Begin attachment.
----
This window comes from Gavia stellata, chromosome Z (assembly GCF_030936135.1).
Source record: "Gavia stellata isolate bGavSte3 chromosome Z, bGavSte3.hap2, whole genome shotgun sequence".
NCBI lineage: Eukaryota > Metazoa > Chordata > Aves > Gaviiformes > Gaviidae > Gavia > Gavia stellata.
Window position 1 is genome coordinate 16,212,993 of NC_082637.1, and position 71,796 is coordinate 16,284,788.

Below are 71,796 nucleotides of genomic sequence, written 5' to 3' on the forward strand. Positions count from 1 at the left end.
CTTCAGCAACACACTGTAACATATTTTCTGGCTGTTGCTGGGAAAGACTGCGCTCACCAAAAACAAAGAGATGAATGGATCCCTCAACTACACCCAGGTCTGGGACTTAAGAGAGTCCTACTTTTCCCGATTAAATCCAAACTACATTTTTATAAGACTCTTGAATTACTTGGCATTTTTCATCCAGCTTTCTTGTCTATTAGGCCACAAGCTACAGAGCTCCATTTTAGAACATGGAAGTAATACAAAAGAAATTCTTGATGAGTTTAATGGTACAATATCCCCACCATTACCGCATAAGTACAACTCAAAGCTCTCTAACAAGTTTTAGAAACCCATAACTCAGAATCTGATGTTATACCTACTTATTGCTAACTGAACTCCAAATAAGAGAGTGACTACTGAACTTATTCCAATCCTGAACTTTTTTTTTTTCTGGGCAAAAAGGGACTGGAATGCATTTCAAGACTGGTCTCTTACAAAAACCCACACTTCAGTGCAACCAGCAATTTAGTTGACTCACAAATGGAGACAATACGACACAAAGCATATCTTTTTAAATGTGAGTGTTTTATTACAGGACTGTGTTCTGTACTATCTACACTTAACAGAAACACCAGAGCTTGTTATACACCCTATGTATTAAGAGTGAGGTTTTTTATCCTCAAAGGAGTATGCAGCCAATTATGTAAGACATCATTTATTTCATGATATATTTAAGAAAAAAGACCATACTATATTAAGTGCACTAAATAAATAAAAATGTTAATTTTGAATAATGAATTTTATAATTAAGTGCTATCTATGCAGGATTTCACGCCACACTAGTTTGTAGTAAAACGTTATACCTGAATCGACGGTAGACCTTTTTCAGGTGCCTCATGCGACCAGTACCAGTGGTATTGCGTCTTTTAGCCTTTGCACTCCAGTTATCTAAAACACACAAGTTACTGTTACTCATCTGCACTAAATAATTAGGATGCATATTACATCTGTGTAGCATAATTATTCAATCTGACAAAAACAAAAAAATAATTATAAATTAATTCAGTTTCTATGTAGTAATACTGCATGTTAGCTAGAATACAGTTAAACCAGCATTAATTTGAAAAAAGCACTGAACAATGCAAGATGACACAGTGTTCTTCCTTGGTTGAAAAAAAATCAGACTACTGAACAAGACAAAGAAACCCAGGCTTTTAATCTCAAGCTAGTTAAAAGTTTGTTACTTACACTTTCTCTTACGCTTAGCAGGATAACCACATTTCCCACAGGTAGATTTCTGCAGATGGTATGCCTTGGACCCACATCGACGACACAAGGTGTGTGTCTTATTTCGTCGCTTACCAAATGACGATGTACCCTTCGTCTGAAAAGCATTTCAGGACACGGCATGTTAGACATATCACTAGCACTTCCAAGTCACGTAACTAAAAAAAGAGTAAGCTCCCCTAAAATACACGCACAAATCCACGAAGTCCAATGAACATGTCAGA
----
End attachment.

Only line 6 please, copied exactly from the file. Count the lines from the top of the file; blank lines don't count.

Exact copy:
CTTCAGCAACACACTGTAACATATTTTCTGGCTGTTGCTGGGAAAGACTGCGCTCACCAAAAACAAAGAGATGAATGGATCCCTCAACTACACCCAGGTCTGGGACTTAAGAGAGTCCTACTTTTCCCGATTAAATCCAAACTACATTTTTATAAGACTCTTGAATTACTTGGCATTTTTCATCCAGCTTTCTTGTCTATTAGGCCACAAGCTACAGAGCTCCATTTTAGAACATGGAAGTAATACAAAAGAAATTCTTGATGAGTTTAATGGTACAATATCCCCACCATTACCGCATAAGTACAACTCAAAGCTCTCTAACAAGTTTTAGAAACCCATAACTCAGAATCTGATGTTATACCTACTTATTGCTAACTGAACTCCAAATAAGAGAGTGACTACTGAACTTATTCCAATCCTGAACTTTTTTTTTTTCTGGGCAAAAAGGGACTGGAATGCATTTCAAGACTGGTCTCTTACAAAAACCCACACTTCAGTGCAACCAGCAATTTAGTTGACTCACAAATGGAGACAATACGACACAAAGCATATCTTTTTAAATGTGAGTGTTTTATTACAGGACTGTGTTCTGTACTATCTACACTTAACAGAAACACCAGAGCTTGTTATACACCCTATGTATTAAGAGTGAGGTTTTTTATCCTCAAAGGAGTATGCAGCCAATTATGTAAGACATCATTTATTTCATGATATATTTAAGAAAAAAGACCATACTATATTAAGTGCACTAAATAAATAAAAATGTTAATTTTGAATAATGAATTTTATAATTAAGTGCTATCTATGCAGGATTTCACGCCACACTAGTTTGTAGTAAAACGTTATACCTGAATCGACGGTAGACCTTTTTCAGGTGCCTCATGCGACCAGTACCAGTGGTATTGCGTCTTTTAGCCTTTGCACTCCAGTTATCTAAAACACACAAGTTACTGTTACTCATCTGCACTAAATAATTAGGATGCATATTACATCTGTGTAGCATAATTATTCAATCTGACAAAAACAAAAAAATAATTATAAATTAATTCAGTTTCTATGTAGTAATACTGCATGTTAGCTAGAATACAGTTAAACCAGCATTAATTTGAAAAAAGCACTGAACAATGCAAGATGACACAGTGTTCTTCCTTGGTTGAAAAAAAATCAGACTACTGAACAAGACAAAGAAACCCAGGCTTTTAATCTCAAGCTAGTTAAAAGTTTGTTACTTACACTTTCTCTTACGCTTAGCAGGATAACCACATTTCCCACAGGTAGATTTCTGCAGATGGTATGCCTTGGACCCACATCGACGACACAAGGTGTGTGTCTTATTTCGTCGCTTACCAAATGACGATGTACCCTTCGTCTGAAAAGCATTTCAGGACACGGCATGTTAGACATATCACTAGCACTTCCAAGTCACGTAACTAAAAAAAGAGTAAGCTCCCCTAAAATACACGCACAAATCCACGAAGTCCAATGAACATGTCAGA